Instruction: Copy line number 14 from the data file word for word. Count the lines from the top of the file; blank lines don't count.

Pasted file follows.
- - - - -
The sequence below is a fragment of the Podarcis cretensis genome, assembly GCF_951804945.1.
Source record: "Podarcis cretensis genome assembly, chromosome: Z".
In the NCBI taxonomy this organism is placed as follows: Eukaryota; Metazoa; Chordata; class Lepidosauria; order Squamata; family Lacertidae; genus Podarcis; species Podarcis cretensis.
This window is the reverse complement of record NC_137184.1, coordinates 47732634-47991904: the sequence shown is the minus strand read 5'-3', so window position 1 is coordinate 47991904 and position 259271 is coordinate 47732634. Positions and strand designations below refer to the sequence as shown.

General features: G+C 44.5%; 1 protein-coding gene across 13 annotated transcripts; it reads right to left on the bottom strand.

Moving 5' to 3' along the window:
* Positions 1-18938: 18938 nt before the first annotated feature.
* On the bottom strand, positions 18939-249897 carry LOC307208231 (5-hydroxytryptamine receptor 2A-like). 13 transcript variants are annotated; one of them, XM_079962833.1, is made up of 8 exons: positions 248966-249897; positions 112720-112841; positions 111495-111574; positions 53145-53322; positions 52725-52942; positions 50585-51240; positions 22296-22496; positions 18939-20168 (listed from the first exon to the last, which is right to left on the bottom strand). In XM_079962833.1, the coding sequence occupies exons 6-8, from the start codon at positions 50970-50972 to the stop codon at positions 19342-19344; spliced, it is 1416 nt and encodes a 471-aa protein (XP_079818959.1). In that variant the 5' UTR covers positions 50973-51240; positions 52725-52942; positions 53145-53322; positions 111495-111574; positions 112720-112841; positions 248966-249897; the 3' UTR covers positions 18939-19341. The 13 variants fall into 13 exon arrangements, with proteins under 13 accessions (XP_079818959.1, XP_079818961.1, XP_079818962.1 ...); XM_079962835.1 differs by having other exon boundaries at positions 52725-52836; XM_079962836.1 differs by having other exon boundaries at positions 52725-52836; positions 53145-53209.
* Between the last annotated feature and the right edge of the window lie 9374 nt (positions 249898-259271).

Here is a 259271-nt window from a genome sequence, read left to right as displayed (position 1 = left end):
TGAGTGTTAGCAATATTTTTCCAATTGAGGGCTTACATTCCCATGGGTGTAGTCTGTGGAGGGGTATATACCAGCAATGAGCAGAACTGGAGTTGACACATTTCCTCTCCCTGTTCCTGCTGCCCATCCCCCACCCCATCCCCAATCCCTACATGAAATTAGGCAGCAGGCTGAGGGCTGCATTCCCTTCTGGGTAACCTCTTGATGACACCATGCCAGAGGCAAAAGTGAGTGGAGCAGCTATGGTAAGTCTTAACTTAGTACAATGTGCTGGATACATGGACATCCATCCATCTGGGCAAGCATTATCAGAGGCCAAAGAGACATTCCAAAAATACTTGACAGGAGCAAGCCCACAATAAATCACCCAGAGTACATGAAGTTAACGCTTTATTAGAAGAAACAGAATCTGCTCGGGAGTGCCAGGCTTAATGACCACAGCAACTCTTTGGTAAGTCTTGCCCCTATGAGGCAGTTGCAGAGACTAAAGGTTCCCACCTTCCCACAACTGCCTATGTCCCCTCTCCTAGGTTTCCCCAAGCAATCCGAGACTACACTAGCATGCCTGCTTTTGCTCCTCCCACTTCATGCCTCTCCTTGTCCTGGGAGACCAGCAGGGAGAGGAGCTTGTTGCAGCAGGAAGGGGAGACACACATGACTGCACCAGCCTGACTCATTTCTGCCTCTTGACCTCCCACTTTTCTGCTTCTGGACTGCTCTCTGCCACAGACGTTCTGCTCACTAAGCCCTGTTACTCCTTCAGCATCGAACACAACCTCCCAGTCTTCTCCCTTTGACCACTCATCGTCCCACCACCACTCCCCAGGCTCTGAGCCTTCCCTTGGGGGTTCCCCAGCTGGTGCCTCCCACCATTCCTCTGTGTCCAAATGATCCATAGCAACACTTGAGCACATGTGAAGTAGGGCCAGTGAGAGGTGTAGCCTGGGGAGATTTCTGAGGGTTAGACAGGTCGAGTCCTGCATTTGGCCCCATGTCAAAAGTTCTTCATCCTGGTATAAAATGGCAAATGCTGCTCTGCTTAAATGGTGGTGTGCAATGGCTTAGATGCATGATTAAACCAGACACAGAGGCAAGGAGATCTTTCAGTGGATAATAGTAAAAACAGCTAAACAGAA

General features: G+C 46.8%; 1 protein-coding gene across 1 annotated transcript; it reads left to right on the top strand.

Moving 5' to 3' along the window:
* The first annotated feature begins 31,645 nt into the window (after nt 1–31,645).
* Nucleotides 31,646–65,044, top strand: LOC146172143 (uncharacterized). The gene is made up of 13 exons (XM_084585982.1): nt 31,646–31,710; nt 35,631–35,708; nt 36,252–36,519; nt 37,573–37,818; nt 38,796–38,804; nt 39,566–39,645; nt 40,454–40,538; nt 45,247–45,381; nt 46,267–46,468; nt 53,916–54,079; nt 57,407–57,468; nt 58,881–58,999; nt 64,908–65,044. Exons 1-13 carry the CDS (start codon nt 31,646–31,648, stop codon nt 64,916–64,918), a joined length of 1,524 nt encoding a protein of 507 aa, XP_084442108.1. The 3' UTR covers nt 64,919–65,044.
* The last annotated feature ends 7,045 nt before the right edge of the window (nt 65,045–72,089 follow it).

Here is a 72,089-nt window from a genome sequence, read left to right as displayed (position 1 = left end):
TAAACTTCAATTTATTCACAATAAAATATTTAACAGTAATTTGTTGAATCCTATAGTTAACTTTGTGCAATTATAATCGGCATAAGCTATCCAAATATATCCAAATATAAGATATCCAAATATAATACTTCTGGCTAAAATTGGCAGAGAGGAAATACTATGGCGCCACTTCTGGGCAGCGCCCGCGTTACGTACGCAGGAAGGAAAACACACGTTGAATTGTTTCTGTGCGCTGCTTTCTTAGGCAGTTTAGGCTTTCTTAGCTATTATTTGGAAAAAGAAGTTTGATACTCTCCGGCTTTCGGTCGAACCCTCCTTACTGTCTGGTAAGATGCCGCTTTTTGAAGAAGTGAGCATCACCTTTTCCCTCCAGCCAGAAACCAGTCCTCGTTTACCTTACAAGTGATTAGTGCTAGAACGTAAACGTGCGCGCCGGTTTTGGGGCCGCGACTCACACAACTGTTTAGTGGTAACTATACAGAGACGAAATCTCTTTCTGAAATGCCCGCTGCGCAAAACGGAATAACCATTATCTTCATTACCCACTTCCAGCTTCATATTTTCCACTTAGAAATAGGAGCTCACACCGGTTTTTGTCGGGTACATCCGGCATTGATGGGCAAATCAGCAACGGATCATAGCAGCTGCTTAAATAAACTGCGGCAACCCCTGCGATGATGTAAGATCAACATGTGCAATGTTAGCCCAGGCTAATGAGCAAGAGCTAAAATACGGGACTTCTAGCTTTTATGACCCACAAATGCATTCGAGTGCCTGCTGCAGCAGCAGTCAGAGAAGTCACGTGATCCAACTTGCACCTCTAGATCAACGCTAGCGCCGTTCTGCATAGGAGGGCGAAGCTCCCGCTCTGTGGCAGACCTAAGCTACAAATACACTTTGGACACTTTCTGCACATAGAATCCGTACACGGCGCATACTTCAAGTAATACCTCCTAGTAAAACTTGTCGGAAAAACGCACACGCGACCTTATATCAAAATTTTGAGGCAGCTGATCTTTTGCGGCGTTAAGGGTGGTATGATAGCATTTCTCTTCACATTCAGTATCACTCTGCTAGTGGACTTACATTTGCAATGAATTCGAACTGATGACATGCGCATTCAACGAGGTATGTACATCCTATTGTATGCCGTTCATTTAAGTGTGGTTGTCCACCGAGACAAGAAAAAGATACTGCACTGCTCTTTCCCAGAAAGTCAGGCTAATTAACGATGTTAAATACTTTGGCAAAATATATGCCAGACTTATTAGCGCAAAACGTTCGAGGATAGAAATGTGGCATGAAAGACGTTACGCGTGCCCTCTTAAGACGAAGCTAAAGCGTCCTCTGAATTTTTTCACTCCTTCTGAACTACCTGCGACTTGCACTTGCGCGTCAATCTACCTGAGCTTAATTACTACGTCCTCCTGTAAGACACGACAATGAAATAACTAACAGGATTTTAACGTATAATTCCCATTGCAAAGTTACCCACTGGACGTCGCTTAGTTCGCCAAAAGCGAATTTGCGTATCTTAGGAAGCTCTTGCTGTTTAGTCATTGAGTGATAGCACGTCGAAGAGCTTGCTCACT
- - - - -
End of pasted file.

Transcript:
* The first annotated feature begins 31,645 nt into the window (after nt 1–31,645).